When I started sewing I didn't intend that I would make all my clothes but, aside from underwear and the odd cardigan/jumper here and there, it's been ages since I bought clothes from a shop. I'd just rather spend the money on fabric. That's all well and good, but my love of pretty prints and twirly dresses means that the basics in my wardrobe have become somewhat neglected. I'm sure I'm not the only one with that problem, am I? Top spot on the list of things that could do with replacing for me definitely goes to plain t-shirts, which is what led me to make this version of the Sew Over It Molly top.
When Sew Over It released the City Break capsule wardrobe e-book, I liked the look of the Molly top but wasn't really interested in the rest of the patterns (I've seen many other people making lovely versions, but they're just not my style), so I wasn't keen on buying the whole e-book for one t-shirt. I was therefore pleasantly surprised to find that the Molly top/dress pattern is one of the projects included in this year's Mollie Makes Comic Relief Crafternoon magazine (I ordered my copy online from here, but it currently says it's sold out unfortunately).
Serendipitously, I happened to have a t-shirt sized length of lovely jersey from a recent trip to Sewn in Bristol which was originally intended to be another Gable top, but was swiftly reassigned to become a Molly top.
The Molly top is a good staple t-shirt with some nice details (batwing sleeves, curved hem and a flattering neckline finished with a band), which keep it from being boring whilst still not making it overly fussy.
I made a straight size 14, which is the size that matches my measurements. The fit is more relaxed than some t-shirt patterns and there's definitely positive ease around the waist in particular, but it's still fitted enough around the shoulders and bust to keep it from just being baggy. If you like your t-shirts skin-tight though, then Molly probably isn't the one for you.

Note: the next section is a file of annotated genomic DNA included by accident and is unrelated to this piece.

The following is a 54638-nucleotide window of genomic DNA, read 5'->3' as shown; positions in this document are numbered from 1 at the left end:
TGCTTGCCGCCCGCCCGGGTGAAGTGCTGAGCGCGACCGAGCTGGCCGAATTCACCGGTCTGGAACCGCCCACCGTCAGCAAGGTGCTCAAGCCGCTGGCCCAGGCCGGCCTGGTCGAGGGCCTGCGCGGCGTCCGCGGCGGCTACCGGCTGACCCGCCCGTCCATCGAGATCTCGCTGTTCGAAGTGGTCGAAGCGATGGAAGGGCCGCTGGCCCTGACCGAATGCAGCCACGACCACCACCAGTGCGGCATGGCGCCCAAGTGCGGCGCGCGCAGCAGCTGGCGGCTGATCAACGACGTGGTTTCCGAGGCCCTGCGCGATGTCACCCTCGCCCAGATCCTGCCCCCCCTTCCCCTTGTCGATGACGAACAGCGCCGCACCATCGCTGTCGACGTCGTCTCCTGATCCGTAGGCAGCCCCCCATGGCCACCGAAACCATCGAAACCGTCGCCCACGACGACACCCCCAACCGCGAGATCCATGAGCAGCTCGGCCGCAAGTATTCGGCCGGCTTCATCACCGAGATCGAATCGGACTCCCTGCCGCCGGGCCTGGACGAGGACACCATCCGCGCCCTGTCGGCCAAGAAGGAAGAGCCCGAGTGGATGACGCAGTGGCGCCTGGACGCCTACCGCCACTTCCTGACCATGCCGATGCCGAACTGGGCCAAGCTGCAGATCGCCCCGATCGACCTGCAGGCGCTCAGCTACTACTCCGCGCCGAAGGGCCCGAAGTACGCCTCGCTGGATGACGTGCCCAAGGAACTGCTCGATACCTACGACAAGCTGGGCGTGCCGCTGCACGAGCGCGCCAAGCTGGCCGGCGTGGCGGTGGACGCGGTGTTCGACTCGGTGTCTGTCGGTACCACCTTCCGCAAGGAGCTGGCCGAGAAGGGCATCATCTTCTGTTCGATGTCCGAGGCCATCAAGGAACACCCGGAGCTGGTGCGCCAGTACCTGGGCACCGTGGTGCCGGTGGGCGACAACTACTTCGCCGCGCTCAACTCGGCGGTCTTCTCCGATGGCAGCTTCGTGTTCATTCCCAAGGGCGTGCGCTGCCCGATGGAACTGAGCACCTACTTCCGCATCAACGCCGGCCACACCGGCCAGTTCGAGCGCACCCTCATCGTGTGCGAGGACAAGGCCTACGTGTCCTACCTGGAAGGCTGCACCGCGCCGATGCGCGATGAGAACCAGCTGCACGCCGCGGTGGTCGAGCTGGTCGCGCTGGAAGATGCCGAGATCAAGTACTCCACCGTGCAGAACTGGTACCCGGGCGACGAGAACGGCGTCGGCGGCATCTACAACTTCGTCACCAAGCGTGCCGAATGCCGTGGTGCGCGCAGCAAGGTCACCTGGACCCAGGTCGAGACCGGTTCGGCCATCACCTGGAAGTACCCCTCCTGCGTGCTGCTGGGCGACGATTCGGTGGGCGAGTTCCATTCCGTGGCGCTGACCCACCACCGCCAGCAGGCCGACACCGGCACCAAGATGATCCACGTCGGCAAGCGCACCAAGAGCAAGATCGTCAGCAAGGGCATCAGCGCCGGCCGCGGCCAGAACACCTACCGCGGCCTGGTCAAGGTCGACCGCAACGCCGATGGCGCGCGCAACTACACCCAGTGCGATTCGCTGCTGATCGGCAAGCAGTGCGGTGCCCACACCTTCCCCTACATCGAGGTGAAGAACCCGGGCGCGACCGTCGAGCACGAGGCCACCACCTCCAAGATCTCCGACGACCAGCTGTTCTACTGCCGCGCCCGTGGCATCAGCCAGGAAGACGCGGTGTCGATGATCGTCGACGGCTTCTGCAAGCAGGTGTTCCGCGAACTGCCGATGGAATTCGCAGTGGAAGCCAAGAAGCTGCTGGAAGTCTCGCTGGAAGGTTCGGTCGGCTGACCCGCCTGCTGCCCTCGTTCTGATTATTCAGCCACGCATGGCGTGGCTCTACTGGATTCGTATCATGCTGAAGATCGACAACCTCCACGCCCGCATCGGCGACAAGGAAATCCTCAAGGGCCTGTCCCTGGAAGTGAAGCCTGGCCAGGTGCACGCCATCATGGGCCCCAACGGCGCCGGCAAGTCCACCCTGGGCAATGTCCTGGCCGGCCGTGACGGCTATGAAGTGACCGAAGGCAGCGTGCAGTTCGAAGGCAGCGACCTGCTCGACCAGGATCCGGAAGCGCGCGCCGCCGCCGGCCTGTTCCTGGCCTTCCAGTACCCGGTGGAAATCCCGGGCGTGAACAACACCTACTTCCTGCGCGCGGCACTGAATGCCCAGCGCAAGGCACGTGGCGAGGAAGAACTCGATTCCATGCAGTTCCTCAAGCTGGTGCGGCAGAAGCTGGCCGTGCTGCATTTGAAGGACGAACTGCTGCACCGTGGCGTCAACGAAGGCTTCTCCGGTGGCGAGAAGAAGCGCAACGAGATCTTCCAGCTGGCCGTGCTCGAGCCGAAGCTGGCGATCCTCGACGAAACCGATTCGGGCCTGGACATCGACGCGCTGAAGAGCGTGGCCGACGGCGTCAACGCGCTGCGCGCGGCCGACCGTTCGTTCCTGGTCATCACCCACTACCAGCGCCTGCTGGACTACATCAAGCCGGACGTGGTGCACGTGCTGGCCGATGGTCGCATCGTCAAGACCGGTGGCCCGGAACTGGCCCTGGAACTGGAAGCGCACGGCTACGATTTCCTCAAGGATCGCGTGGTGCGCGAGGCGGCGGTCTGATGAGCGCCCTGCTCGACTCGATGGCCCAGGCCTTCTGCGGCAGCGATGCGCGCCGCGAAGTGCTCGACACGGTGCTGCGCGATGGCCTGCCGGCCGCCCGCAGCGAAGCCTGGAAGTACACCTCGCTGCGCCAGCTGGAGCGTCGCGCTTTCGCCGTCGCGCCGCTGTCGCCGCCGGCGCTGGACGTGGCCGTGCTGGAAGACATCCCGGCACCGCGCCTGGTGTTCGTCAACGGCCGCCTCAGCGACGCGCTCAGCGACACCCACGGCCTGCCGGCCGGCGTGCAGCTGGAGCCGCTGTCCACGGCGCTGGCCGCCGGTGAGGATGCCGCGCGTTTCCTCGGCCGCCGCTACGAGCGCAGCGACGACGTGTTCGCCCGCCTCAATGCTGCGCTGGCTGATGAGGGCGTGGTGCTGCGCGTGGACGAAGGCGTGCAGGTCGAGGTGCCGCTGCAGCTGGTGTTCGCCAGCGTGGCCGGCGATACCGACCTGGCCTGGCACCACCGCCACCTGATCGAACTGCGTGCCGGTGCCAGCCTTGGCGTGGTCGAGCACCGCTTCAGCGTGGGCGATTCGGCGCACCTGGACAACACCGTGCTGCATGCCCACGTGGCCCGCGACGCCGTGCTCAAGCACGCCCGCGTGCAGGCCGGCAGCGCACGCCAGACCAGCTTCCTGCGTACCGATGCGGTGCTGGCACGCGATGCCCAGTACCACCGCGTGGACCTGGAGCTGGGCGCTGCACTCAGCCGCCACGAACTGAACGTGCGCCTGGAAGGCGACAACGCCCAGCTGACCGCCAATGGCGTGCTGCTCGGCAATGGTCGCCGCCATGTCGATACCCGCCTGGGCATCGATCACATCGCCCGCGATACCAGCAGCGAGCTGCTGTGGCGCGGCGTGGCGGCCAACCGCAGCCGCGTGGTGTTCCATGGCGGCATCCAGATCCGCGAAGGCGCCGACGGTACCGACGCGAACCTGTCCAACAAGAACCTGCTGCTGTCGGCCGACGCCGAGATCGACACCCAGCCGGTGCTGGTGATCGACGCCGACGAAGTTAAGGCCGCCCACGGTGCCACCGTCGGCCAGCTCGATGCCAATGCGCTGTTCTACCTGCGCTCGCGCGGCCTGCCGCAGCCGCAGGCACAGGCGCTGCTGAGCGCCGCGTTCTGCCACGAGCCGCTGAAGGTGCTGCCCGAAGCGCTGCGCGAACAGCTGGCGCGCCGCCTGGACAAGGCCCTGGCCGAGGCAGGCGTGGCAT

The pattern was simple to sew thanks to nicely detailed, clear instructions. I had no problems during construction, and for this version I just stuck to the directions in the pattern, apart from using a twin needle instead of a zigzag stitch for topstitching the neckband down and for the hems.
For my next version, I'd make a couple of slight changes. firstly I'd lengthen the sleeves just a touch - probably an inch I think. The sleeves on this one don't look stupidly short, but they are noticeably shorter than my other long-sleeved t-shirts.
I'd also probably remove the curve on the hem and just have a straight bottom edge instead. While the curved hem is a nice feature, I know I'll always wear the top tucked in (it's untucked in some of these photos purely for show-and-tell purposes) so it'll never be seen, making it a bit pointless for me personally.
The jersey I used really is a delight - easy to work with and beautifully comfy to wear. It's Robert Kaufman Laguna jersey, and Sewn currently have it on sale if you're interested in treating yourself. In fact, I like it so much that I've already got my hands on the same fabric in blue. It may also become a Molly top, we'll see!
So there we go! I think you'll have guessed by now that I really like this Molly top, and I can definitely see myself making more in the future. I think this was a good start along the way to rejuvenating some of the previously neglected wardrobe basics. Where do you stand on sewing/buying wardrobe staples?